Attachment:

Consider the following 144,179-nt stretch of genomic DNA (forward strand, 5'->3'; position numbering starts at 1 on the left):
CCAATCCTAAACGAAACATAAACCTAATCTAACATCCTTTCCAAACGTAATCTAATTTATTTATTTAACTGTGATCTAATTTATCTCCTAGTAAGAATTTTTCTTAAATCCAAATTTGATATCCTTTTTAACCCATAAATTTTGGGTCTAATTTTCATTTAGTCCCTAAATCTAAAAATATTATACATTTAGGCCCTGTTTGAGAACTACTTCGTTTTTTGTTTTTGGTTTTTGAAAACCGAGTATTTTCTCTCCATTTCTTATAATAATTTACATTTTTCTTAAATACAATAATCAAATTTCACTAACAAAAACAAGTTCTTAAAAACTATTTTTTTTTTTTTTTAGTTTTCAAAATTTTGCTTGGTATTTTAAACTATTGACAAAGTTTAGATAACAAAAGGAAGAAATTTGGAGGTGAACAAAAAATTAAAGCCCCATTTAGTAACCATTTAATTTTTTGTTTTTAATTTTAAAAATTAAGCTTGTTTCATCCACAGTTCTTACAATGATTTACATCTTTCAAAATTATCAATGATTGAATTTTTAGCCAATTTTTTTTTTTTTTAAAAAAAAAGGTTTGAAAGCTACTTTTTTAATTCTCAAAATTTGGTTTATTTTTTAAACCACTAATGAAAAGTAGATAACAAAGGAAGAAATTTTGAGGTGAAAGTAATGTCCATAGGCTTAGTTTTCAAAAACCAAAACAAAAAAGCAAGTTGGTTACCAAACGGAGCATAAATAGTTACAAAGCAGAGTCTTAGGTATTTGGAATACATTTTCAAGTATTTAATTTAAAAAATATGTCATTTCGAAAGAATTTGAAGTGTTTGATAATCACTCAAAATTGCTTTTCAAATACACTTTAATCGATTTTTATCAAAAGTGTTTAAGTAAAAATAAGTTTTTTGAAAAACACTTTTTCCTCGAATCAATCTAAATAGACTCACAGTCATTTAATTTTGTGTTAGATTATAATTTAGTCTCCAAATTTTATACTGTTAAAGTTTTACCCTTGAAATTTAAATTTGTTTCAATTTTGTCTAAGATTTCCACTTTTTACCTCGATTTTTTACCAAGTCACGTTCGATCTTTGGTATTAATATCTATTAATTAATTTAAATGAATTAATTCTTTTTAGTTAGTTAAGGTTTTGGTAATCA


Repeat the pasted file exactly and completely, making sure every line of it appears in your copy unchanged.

Consider the following 144,179-nt stretch of genomic DNA (forward strand, 5'->3'; position numbering starts at 1 on the left):
CCAATCCTAAACGAAACATAAACCTAATCTAACATCCTTTCCAAACGTAATCTAATTTATTTATTTAACTGTGATCTAATTTATCTCCTAGTAAGAATTTTTCTTAAATCCAAATTTGATATCCTTTTTAACCCATAAATTTTGGGTCTAATTTTCATTTAGTCCCTAAATCTAAAAATATTATACATTTAGGCCCTGTTTGAGAACTACTTCGTTTTTTGTTTTTGGTTTTTGAAAACCGAGTATTTTCTCTCCATTTCTTATAATAATTTACATTTTTCTTAAATACAATAATCAAATTTCACTAACAAAAACAAGTTCTTAAAAACTATTTTTTTTTTTTTTTAGTTTTCAAAATTTTGCTTGGTATTTTAAACTATTGACAAAGTTTAGATAACAAAAGGAAGAAATTTGGAGGTGAACAAAAAATTAAAGCCCCATTTAGTAACCATTTAATTTTTTGTTTTTAATTTTAAAAATTAAGCTTGTTTCATCCACAGTTCTTACAATGATTTACATCTTTCAAAATTATCAATGATTGAATTTTTAGCCAATTTTTTTTTTTTTTAAAAAAAAAGGTTTGAAAGCTACTTTTTTAATTCTCAAAATTTGGTTTATTTTTTAAACCACTAATGAAAAGTAGATAACAAAGGAAGAAATTTTGAGGTGAAAGTAATGTCCATAGGCTTAGTTTTCAAAAACCAAAACAAAAAAGCAAGTTGGTTACCAAACGGAGCATAAATAGTTACAAAGCAGAGTCTTAGGTATTTGGAATACATTTTCAAGTATTTAATTTAAAAAATATGTCATTTCGAAAGAATTTGAAGTGTTTGATAATCACTCAAAATTGCTTTTCAAATACACTTTAATCGATTTTTATCAAAAGTGTTTAAGTAAAAATAAGTTTTTTGAAAAACACTTTTTCCTCGAATCAATCTAAATAGACTCACAGTCATTTAATTTTGTGTTAGATTATAATTTAGTCTCCAAATTTTATACTGTTAAAGTTTTACCCTTGAAATTTAAATTTGTTTCAATTTTGTCTAAGATTTCCACTTTTTACCTCGATTTTTTACCAAGTCACGTTCGATCTTTGGTATTAATATCTATTAATTAATTTAAATGAATTAATTCTTTTTAGTTAGTTAAGGTTTTGGTAATCA